Highlight of the wedding? Jimmy and Tina’s first dance, which looked like it came out of a dancing with the stars episode. They glided over the dance floor with perfection and ease…and you know it’s good when the groom lifts the bride into the air. The crowd went wild and I must say I was SO impressed!!
We headed back to the Mendez house Sunday morning for some chilaquiles…a muy delicioso mexican breakfast dish. Wikipedia describes the dish pretty close as:
Chilaquiles are a traditional Mexican dish. Typically, corn tortillas, which are cut in quarters and fried until golden, are the basis of the dish. Next, green or red salsa, or even mole, is poured over the crispy tortilla triangles, called “totopos.” The mixture is simmered until the tortilla starts softening. Eggs (scrambled or fried) and pulled chicken are sometimes added to the mix. The dish is topped with cheese (typically queso fresco), and/or sour cream (crema), and it is served with a side of refried beans. Like many dishes, regional and familial variation are quite common.
Usually, chilaquiles are eaten at breakfast or brunch. This makes them a popular recipe to use leftover tortillas and salsas.
Moreover, chilaquiles are often lauded as a cure for the common hangover; this is because in Mexico it is believed that spicy foods help in the recovery process from a hangover. However, this remedy is subject to debate since a stomach after a night of drinking usually gets very irritated. Adding spicy chilaquiles might only worsen the stomach irritation.
Tia Elisa first made this for me when I met her a few years ago so she wanted to make it again for us when we where there. It was quite spicy the first time I had it so she kicked it down a notch, but nonetheless…still delicious. I kept a watchful eye to learn the ways of cooking traditional Mexican dishes, but let’s get real…I’ll never be able to make it as good as them.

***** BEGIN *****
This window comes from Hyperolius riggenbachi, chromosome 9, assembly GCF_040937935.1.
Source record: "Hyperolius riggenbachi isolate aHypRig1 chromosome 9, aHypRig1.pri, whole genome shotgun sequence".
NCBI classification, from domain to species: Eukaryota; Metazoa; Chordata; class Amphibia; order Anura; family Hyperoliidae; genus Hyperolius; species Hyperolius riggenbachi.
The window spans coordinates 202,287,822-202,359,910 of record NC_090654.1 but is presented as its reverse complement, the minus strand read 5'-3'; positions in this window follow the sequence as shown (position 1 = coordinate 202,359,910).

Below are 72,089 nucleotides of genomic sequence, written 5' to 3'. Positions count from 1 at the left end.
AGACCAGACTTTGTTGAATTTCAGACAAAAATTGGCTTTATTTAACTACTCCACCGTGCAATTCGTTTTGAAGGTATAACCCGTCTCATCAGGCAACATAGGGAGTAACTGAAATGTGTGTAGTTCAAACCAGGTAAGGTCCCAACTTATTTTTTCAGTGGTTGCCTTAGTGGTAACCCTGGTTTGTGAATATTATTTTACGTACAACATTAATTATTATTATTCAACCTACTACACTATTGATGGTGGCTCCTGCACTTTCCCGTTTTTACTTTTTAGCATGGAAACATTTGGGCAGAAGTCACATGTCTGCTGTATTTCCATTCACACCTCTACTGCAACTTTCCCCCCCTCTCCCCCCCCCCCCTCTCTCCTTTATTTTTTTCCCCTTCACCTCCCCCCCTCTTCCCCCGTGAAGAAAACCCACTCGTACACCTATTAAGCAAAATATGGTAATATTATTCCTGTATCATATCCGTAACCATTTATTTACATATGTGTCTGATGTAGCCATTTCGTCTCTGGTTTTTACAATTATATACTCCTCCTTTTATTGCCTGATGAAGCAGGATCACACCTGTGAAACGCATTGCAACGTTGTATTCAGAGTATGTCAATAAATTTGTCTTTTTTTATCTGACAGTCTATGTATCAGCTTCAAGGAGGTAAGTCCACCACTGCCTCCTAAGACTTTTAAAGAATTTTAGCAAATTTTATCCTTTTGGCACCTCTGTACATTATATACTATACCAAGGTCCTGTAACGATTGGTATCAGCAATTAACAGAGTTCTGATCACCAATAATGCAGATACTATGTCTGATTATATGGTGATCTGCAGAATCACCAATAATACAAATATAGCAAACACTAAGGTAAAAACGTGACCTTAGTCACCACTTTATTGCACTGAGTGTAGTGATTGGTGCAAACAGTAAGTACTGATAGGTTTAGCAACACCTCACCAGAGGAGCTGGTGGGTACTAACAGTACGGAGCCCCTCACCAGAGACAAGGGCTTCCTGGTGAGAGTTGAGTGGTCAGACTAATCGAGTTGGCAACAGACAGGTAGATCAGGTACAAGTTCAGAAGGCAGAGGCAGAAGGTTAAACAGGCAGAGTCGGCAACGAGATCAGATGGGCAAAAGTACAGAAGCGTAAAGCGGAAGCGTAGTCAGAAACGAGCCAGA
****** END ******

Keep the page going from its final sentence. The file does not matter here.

As we sat around Friday night, we noticed Ric’s uncle wasn’t having a beer with us which is SO UNCOMMON. He told us he didn’t understand what we were talking about…so I convinced him we would only talk in Spanish if he joined us. I was able to brush up on my spanish skills and of course he asked us if we were going to have a mariachi band for our wedding. It’s like the #1 question from Ric’s family so I suppose I’ll give in and we’ll have them incorporated one way or another. So side note…Ricardo has 3 cousins from the Mendez side (Carlos, Ricardo, and Juan). Funny thing is Juan has a girlfriend named Angelique and we went to the same high school…graduated same year and everything, but we don’t know each other. We were all together one Thanksgiving and can you imagine? Two Ricardo’s, two Angelique’s, Carlos Senior and Carlos Jr. all in one house. I was so confused!
I don’t know how we managed to do all that we did in the time that we were there. There’s never enough time in a weekend. Once again, I’ll be back this weekend for Katy’s bridal shower…one event after another.
p.s. WARNING! If you share your photo’s on facebook, I’m most likely to steal them so I hope you don’t mind too much. Even though I don’t have an account, I have my secret ways.